Sunday, June 19, 2011

History, Israel, Redemption: are they connected?

As I read the news and surf the net, I see an increasing number of stories that paint a dark picture: destructive storms in the US, locusts swarming in Russia, earthquakes in Japan, volcanic eruptions in Iceland and Chile, an anti-Israel  UN--and a non-Jewish Glenn Beck talking repeatedly on American TV to two million viewers daily about Israel at the center of a world-wide battle.
Are these signs that our Jewish Redemption story is getting so close to a tipping point that we can see global signs that something significant is occurring?

I don’t know.
But it makes me wonder:  how should we think about the Jewish Redemption story?

I see two basic Jewish Redemption narratives. The first posits that our ultimate Redemption will come only through Divine Mercy and Divine intervention. In this narrative, history and Redemption are not connected.  Modern Israel is irrelevant.  We have only one job:  to increase our individual commitment to our religion through Torah-study, mitzvah observance and repentance. There is little or no positive connection between human action, Israel and Redemption.
For some, it may even be forbidden to attempt to accelerate or bring about that Redemption (by helping Israel).  

The second narrative begins with a similar foundation: our Redemption arrives only through Divine Mercy and Divine intervention, and our job is to dedicate ourselves to Torah-study, repentance and mitzvah-observance. But with this second narrative, history counts. It is part of the Redemptive process.  History records and instructs, teaching us how and in what direction we grow within a Divine Time-frame. History seems the linear petri dish within which our religious destiny unfolds.
Time:  it seems to me that those who believe in the first narrative, where history is ignored, may miss something—they may fail to account for Time in the Redemption narrative.

This is an intriguing oversight because time is so important to our religion:  many of our laws are tied to a specific time, and our Talmud focuses on analysing time—the time to sanctify the new moon, the time to celebrate Festivals and Holy Days, the time for prayer, etc.
For any religious Jew, time is truly ‘of the essence’.

And yet, if ‘time’ is this important, how can one dismiss the importance of ‘Time’?
Our Tanach and Talmud suggest the reality of a Divine Time-line. We don’t typically see it that way, but one level of discussion in our religion is religious-destiny-in-Time, beginning with Creation.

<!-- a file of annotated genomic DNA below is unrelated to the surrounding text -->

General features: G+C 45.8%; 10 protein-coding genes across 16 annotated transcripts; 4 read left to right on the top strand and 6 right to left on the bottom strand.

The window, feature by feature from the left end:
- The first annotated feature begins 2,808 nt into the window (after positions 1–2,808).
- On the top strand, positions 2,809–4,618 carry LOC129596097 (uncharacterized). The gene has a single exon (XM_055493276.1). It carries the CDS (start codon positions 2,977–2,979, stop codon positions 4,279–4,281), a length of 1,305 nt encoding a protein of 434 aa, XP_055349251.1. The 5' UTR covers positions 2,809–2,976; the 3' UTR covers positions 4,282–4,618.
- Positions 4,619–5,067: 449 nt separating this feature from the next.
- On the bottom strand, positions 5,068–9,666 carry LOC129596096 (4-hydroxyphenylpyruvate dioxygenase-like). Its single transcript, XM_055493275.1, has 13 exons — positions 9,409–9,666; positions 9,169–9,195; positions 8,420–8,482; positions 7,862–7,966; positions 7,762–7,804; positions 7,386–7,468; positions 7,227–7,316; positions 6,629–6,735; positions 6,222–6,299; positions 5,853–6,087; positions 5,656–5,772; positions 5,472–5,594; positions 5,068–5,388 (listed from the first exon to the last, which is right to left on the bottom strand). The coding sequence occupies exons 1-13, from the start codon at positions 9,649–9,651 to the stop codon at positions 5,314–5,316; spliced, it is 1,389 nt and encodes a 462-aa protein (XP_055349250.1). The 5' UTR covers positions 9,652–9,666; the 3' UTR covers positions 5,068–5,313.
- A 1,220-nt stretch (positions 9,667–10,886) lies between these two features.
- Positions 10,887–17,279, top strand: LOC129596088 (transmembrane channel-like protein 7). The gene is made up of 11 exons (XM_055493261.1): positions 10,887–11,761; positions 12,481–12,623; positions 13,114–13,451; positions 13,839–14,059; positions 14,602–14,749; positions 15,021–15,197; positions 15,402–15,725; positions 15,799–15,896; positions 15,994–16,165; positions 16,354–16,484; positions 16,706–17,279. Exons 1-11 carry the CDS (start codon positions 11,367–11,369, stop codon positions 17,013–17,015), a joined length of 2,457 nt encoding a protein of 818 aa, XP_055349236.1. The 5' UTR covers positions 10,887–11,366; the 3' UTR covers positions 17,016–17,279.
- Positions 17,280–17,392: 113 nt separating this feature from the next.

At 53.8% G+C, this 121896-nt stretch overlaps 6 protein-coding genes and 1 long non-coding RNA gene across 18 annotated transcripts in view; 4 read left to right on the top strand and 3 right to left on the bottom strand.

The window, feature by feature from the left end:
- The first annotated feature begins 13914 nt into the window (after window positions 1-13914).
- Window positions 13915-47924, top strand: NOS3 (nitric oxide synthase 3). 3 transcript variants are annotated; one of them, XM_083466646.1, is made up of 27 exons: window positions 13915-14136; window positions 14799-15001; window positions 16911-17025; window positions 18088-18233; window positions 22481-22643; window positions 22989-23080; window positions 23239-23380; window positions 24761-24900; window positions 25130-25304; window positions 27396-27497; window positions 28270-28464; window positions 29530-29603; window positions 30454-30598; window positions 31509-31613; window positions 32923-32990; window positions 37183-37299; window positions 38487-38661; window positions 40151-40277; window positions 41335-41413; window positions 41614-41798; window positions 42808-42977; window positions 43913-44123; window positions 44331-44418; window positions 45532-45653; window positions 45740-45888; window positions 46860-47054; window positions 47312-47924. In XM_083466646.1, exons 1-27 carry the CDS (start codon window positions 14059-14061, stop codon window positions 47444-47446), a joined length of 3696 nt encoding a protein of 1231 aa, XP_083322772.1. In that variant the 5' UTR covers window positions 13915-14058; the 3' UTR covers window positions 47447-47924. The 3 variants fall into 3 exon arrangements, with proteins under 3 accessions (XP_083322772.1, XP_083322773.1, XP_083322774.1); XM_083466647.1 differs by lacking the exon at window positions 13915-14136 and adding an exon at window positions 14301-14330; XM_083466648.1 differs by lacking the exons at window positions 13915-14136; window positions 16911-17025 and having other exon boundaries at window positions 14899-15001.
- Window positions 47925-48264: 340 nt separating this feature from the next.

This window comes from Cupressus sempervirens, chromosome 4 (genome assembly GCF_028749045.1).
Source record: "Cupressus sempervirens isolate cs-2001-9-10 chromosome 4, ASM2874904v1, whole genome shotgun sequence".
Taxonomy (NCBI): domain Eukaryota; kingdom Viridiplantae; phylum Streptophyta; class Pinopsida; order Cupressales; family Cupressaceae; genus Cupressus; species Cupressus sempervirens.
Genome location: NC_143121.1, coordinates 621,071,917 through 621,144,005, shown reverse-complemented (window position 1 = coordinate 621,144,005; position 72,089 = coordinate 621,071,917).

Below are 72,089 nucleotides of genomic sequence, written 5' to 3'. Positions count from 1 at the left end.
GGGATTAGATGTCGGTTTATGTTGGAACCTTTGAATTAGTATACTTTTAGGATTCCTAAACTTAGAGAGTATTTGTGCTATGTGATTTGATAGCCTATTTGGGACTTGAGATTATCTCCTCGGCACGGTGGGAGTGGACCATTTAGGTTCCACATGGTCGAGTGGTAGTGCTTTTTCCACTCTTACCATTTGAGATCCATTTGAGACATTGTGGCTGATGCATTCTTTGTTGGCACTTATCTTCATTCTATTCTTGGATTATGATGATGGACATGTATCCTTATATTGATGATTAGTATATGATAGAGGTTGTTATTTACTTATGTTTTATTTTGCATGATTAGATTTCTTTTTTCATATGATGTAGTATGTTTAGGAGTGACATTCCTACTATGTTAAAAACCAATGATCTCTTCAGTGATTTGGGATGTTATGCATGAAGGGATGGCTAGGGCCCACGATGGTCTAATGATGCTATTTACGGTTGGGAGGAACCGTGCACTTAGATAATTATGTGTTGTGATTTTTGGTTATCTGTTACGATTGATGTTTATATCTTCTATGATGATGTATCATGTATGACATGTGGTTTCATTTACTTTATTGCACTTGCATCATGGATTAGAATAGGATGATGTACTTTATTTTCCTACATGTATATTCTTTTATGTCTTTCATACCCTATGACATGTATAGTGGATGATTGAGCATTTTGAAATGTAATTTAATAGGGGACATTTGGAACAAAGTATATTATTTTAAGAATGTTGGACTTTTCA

From our religious texts, we learn two fundamentals: we learn about our relationship with our Creator; and we discover how our national religious progress moves from darkness to light, from slavery to Redemption and, most important, from one spiritual level to a another and back again.
The very first Rashi commentary  in our Torah announces that the purpose of our Torah is to teach, and the very first national commandment is about, you guessed it, time (identifying the new moon—a time issue).  Our Torah is clear: the lessons we are to learn concern time and, by definition, these all unfold within Time.

As an example, when we look at our history from Abraham to Solomon, we see our national religious history developing from Divine Promise to one level of Divine Fulfillment. We see the Creator acting within human history for a Divine purpose using a Time-line that is both human and Divine.
From our Tanach and Talmud, we see history moving forward like a wave, with national and spiritual ups and downs, from Beginning to an ultimate, promised Completion.

Religious Jews generally do not learn our Tanach and Talmud as history—as is proper—because neither is a history text, built on chronology.  Nevertheless, history is not absent or irrelevant. It is simply hidden so we can focus on the lesson, not the story.
But, since King Solomon, we have seen both prophecy and history—the promise and fulfilment of ups and downs-- and we can see that time may not just be something our Talmud studies in order to determine a religious action or obligation; time is also history, where we chart the course of our religious destiny.

 Perhaps our religious  history is a hidden footprint within our tradition-- the only recorded shadow of the complete Divine Time-line-- a footprint we must search diligently to find, identify and understand.
Perhaps the purpose of this history is to teach lessons and give encouragement, so we can find the strength to stick to the Time-line and push forward towards our ultimate religious destiny.

Our exile from Israel and our ingathering have been prophesied—and then validated by history. To many Jews, our historical record proves nothing; but to others, it proves everything: today, for the first time in 2,000 years, there are more Jews in Israel than in any other country; without the establishment of modern Israel, some 800,000 Middle East Jews might never have become refugees (between 1948-1957) and then absorbed into the new state; it is highly unlikely that perhaps 230,000 Anglo Jews would have made aliyah to a non-state; and, how many Russian Jews have come to Israel?
The ingathering continues.  History unfolds--and Israel seems to validate its role in the Divine Time-Line.

Is it possible that Jews who disconnect from Israel make the same mistake the spies made in this week’s Torah portion?
As you may know, that spy story was about two groups—those who chose to disconnect from Israel, and those who chose to connect.

Perhaps we should learn a lesson from our Torah’s spy story: don’t make the wrong choice.

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